The uranium mining and milling legacy site at Mailuu-Suu in Kyrgyzstan has 36 tailings and mine waste piles (Image: European Commission)
All the basic conditions are now in place for remediation work to begin at several uranium legacy sites in Kyrgyzstan after the country ratified a framework agreement with the European Bank for Reconstruction and Development (EBRD). The European Union is to provide an initial contribution of €16.5 million ($19.4 million) for the work.
The framework agreement, which Kyrgyzstan signed in January, is a precondition for the implementation of projects under the EBRD's Environmental Remediation Account for Central Asia fund. Today, the EU's Delegation to Kyrgyzstan said it welcomed the country's swift ratification of the agreement, which was passed by the Kyrgyz parliament on 28 June and signed into law by President Almazbek Atambayev earlier this month.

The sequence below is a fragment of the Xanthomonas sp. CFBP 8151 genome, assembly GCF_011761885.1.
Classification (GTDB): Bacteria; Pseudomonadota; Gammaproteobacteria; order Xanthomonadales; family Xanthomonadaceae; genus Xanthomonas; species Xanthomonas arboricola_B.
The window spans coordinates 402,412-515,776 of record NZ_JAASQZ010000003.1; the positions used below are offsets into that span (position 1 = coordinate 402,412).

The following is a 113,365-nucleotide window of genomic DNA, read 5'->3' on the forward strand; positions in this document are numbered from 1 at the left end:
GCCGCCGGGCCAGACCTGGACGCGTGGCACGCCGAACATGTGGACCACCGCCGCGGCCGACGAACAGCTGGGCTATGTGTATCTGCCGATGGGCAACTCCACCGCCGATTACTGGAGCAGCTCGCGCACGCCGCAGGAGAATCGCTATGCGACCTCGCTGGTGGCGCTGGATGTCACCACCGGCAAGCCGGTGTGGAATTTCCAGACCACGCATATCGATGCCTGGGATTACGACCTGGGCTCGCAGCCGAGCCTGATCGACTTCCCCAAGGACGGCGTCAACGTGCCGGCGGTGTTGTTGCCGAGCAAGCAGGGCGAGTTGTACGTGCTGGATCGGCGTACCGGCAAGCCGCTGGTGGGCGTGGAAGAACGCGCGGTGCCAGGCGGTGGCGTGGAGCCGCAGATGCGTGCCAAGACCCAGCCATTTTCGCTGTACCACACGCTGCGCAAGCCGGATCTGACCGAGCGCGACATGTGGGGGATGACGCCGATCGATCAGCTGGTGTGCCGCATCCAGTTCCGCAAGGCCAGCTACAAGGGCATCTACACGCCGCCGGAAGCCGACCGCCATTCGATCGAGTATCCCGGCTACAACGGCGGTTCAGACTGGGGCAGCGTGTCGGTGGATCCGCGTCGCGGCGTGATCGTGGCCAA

Central Asia was an important uranium-producing region in the former Soviet Union, leading to a large accumulation of radioactive contaminated material at mines in Kyrgyzstan, Tajikistan and Uzbekistan and placed in waste dumps and tailing sites. Most of the mines were closed by 1995, but very little remediation of either mining sites or tailings storage facilities has been carried out. Many of the uranium legacy sites are in populated areas.
The EU has funded technical studies and environmental impact assessments at Kyrgyz uranium legacy sites in the areas of Mailiuu-Suu, Min-Khush and Shekaftar. Remediation work, which will improve living conditions in these areas and ensure the protection of the population from radiation exposure from the legacy sites, will be implemented through the EBRD fund beginning at Min-Khush and Shekaftar. The EU is currently the only contributor to the fund.
The Kyrgyz government will now be required to set up the necessary structures to manage the projects. The EU Delegation said technical assistance would be provided to enable it to do this.
A strategic master plan for the remediation of the Central Asian uranium legacy sites, setting out the technical basis for the remediation activities, has been prepared under the leadership of the International Atomic Energy Agency (IAEA) and is to be signed during the IAEA's General Conference in September.
Researched and written
by World Nuclear News